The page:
With the release of the NES Classic Edition just a couple days ago, I can’t help but reflect on what makes classic Nintendo games so special. Since those 8-bit days years back, technology has advanced an exponential amount, but yet, we keep going back to the hits of yesteryear. Why is this? In the present day and age of 4K television sets, Nintendo is releasing a system with games over 30 years old. This seems very ironic, and at the same time, it just seems right. For those who don’t know, the NES Classic will include 30 classic NES games, all in HD. It could, of course, be a Holiday filler for Nintendo in what otherwise may be considered a drought, but nonetheless, it’s something I am personally pumped about!
I have to admit that I own 95% of these games already, most of them through virtual console and the ambassador program. That being said, I am still getting an NES Classic. Maybe it’s the fact that all of the games are in an incredible looking shrunken NES, or because you can experience them with a replica NES controller, or maybe because I am way too quick to throw my money at Nintendo. Regardless, this is such a great way to appeal to seasoned gamers who can never get enough, and new gamers wanting to experience these games for the very first time.
These titles never really seem to age, and when I say “age,” I mean go out of style. Once in a while I go back to a Nintendo 64 game and the frame rate is just so bad that I have to stop. But NES games (most of them) don’t seem to bother my eyes as much. On top of that, the 8-bit style seems to be trending; that is, it’s cool again. I feel like the classic style is viewed as an art form today. Not only the graphics, but the music as well. Whenever I play a really old game, I always admire all of the limitations that the developers were up against, yet they still managed to provide a fun experience. Some developers are still taking advantage of this. Yacht Club Games recently developed Shovel Knight. I can’t even begin to describe how much I enjoyed my experience with that game. Despite all of the advances in game development techniques and top notch engines, they made Shovel Knight with a very classic feel, sound, and challenge. It sold well – REALLY well. This just supports the argument that graphics are not everything, and in fact, I view them as secondary (but that is a rant for another time).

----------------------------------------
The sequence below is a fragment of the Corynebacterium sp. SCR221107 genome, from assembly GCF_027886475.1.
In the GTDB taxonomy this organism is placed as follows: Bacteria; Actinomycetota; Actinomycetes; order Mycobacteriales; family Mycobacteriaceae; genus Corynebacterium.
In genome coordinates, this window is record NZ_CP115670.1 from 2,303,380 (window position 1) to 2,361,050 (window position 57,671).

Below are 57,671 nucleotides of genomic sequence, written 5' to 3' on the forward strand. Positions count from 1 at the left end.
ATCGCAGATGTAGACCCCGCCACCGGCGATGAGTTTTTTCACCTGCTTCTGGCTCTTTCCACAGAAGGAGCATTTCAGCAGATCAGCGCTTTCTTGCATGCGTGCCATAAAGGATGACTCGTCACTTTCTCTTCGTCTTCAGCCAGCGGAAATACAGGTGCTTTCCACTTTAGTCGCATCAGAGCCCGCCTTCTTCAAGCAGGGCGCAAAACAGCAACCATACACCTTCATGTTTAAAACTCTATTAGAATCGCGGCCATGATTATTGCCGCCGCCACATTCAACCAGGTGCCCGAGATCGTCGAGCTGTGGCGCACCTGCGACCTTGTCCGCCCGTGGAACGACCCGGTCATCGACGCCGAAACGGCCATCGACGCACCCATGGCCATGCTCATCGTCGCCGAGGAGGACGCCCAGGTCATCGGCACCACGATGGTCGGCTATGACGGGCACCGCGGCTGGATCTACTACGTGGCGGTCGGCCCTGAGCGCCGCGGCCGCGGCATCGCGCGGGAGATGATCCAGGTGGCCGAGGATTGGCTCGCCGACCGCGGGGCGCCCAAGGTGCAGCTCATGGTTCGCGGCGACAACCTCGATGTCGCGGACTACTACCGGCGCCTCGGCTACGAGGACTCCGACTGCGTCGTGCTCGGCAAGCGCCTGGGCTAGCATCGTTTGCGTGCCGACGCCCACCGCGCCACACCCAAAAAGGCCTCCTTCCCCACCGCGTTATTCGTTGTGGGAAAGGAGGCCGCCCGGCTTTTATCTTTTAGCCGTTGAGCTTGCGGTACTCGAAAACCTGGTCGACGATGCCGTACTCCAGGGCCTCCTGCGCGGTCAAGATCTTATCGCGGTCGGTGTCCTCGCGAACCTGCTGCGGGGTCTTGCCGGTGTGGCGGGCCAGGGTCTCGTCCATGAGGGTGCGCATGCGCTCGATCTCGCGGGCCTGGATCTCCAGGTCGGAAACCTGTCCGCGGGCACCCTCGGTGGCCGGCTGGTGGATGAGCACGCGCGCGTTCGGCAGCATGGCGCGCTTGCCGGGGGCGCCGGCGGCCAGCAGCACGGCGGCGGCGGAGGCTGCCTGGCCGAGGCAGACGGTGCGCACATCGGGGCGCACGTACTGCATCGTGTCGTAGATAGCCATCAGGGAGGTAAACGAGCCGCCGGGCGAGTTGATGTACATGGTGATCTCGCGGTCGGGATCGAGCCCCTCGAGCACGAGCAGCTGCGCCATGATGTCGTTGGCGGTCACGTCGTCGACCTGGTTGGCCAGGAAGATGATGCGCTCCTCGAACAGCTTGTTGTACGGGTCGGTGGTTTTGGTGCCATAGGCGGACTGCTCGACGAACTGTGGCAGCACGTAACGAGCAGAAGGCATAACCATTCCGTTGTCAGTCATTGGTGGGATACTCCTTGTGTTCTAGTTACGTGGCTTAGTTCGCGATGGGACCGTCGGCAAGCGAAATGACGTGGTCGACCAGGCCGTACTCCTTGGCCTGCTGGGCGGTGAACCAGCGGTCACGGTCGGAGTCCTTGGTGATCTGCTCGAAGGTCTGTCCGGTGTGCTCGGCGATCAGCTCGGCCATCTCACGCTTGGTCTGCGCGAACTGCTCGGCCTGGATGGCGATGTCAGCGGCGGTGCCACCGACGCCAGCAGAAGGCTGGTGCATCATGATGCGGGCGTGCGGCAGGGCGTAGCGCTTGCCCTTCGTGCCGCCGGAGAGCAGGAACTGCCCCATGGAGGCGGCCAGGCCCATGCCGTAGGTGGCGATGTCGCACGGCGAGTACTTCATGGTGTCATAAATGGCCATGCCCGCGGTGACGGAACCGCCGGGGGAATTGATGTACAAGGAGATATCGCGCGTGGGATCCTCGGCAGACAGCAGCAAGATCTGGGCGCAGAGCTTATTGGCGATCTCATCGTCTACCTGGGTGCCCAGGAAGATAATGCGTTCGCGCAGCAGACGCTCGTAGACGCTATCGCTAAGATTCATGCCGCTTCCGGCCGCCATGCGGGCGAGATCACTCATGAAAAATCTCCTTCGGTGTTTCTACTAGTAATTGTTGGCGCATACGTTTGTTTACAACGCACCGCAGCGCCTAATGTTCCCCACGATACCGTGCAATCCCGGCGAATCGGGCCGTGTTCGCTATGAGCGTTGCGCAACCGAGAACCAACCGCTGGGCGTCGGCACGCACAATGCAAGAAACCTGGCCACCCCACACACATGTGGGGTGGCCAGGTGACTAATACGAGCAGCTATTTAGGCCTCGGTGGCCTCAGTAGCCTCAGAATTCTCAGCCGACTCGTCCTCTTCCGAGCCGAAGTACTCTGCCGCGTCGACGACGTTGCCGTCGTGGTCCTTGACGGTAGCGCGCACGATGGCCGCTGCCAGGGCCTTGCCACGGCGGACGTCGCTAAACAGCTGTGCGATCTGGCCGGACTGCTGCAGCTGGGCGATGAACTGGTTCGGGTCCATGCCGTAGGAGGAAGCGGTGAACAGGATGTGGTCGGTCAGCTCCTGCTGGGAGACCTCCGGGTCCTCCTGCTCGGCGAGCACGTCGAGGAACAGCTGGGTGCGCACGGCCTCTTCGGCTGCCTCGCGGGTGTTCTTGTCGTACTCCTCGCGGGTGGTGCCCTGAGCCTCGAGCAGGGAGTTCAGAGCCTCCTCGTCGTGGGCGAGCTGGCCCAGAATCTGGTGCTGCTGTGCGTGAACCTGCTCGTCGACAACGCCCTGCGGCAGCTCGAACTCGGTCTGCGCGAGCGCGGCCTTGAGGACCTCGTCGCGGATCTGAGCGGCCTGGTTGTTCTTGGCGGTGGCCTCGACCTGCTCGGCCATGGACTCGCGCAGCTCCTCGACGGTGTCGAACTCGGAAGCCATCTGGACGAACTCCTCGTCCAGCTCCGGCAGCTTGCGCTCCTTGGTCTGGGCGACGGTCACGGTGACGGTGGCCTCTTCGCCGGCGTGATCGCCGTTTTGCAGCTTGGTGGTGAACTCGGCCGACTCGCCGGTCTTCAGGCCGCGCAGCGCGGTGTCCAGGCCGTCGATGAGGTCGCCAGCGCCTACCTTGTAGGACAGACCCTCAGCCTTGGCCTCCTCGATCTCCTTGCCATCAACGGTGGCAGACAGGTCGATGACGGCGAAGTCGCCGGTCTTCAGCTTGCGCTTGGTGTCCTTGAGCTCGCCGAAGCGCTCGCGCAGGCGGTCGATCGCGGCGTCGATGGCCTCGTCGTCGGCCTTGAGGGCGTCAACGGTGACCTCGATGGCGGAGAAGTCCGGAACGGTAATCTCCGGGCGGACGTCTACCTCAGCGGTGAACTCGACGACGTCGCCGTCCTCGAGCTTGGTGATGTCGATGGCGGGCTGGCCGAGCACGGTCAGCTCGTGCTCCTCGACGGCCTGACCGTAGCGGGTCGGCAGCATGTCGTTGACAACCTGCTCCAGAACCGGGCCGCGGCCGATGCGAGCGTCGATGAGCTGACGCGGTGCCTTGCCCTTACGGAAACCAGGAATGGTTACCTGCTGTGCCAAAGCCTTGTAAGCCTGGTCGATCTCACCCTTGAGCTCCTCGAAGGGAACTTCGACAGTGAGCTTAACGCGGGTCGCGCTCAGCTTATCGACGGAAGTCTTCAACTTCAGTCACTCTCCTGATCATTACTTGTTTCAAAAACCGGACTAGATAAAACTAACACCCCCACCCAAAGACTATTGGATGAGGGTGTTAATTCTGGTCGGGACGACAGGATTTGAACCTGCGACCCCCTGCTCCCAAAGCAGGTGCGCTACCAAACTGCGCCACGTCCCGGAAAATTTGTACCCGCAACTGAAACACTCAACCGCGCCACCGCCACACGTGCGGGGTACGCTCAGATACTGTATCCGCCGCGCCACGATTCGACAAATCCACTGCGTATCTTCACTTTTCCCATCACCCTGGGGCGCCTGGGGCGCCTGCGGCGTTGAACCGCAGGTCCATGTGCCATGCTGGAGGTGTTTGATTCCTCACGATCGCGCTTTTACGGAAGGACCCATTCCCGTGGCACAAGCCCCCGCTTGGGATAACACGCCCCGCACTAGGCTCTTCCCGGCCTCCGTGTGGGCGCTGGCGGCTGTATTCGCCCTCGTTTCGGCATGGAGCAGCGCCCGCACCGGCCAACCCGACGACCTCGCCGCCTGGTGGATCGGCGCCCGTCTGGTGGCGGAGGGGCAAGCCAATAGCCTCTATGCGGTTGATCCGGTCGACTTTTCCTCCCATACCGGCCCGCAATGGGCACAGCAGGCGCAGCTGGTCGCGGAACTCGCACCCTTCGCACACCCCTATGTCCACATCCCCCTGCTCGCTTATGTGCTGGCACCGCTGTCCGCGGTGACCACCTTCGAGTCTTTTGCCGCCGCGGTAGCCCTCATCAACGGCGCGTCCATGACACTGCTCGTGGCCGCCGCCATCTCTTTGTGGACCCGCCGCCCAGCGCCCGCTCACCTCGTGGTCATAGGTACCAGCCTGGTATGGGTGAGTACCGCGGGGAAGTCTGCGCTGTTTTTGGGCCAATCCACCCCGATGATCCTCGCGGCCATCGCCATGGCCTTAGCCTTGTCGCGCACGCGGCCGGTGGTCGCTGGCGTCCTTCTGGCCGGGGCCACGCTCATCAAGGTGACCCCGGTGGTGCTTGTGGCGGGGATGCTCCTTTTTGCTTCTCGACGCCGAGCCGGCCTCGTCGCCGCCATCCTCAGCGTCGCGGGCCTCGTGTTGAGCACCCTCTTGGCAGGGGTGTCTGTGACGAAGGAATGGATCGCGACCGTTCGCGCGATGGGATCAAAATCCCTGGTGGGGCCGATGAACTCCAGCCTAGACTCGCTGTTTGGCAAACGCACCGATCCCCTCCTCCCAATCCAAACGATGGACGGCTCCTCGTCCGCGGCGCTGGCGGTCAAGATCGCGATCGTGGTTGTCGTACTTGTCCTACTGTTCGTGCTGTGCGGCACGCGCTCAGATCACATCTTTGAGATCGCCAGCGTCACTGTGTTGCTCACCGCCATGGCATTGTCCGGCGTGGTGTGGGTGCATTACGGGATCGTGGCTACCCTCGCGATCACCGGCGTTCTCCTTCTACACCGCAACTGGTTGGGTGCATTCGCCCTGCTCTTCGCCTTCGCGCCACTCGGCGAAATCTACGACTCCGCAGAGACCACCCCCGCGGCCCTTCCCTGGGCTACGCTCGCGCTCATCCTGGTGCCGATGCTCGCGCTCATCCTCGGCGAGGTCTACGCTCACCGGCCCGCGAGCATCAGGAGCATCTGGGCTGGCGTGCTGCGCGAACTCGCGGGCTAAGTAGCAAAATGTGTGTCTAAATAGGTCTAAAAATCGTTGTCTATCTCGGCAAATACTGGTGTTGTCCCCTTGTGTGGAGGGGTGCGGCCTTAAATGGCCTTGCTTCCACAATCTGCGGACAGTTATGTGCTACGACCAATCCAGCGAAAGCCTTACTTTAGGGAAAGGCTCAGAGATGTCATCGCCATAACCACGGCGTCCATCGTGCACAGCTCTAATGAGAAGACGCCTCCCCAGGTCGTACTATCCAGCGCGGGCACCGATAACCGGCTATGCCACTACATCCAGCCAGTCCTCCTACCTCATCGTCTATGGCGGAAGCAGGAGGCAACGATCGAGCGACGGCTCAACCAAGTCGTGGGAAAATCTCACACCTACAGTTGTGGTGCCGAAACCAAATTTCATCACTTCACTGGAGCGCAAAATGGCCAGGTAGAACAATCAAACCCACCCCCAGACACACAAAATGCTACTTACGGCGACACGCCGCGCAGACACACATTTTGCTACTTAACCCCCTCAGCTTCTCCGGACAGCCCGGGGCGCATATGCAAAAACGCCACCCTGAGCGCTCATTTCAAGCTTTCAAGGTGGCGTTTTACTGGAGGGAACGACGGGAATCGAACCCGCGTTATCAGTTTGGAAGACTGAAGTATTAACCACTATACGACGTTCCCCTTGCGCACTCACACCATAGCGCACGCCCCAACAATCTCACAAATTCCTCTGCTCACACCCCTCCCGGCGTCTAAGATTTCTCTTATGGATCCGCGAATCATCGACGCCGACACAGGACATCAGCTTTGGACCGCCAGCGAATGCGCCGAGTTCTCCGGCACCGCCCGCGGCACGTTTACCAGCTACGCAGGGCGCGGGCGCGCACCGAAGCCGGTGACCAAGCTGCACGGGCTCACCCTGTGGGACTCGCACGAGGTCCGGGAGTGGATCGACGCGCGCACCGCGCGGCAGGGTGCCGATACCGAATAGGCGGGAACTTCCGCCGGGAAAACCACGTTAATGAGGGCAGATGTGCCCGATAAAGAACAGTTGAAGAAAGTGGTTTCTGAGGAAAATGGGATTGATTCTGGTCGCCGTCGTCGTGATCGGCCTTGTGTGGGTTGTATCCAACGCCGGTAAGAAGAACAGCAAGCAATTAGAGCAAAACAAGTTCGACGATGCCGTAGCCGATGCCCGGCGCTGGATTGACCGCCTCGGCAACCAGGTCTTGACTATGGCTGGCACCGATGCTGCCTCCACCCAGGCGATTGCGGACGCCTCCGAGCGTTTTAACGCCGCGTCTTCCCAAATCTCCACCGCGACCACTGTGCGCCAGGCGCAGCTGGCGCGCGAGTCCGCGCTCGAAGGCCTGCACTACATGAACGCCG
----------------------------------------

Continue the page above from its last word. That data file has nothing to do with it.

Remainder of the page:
Not only do these games capture an art style that never gets old, they provide a level of challenge that almost goes unmatched today. I can’t even count the number of times that I spent 40 minutes trying to get through a stage in Kid Icarus and collecting as many hearts as possible to power up, while missing the final jump in a level by a pixel and falling to my death (I’m finished!). The games can be relentless, they can be mean, they can make fun of you, and they can even be unfair. But I feel like this only adds to their personalities. I will never forget the feelings of accomplishment that I achieved when I first defeated Medusa, Mother Brain, and Ganon for the very first time. You have to WORK for it. If you are having a tough time beating a level, there will not be a character pop up to offer help. You have to get better, or there will not be any progression. I understand that Nintendo has to appeal to a much broader crowd now days, and I have absolutely no problem with the helping systems they put in place, but sometimes it’s nice to play a game that respects one’s level of skill.
Nintendo knows that they are sitting on a gold mine of classic games. In my opinion, the NES Classic Edition is a fantastic idea, despite the fact that most of these games have been released countless times in the past. It’s something that old and new gamers alike can enjoy. These games are like wine and cheese. They only get better with age.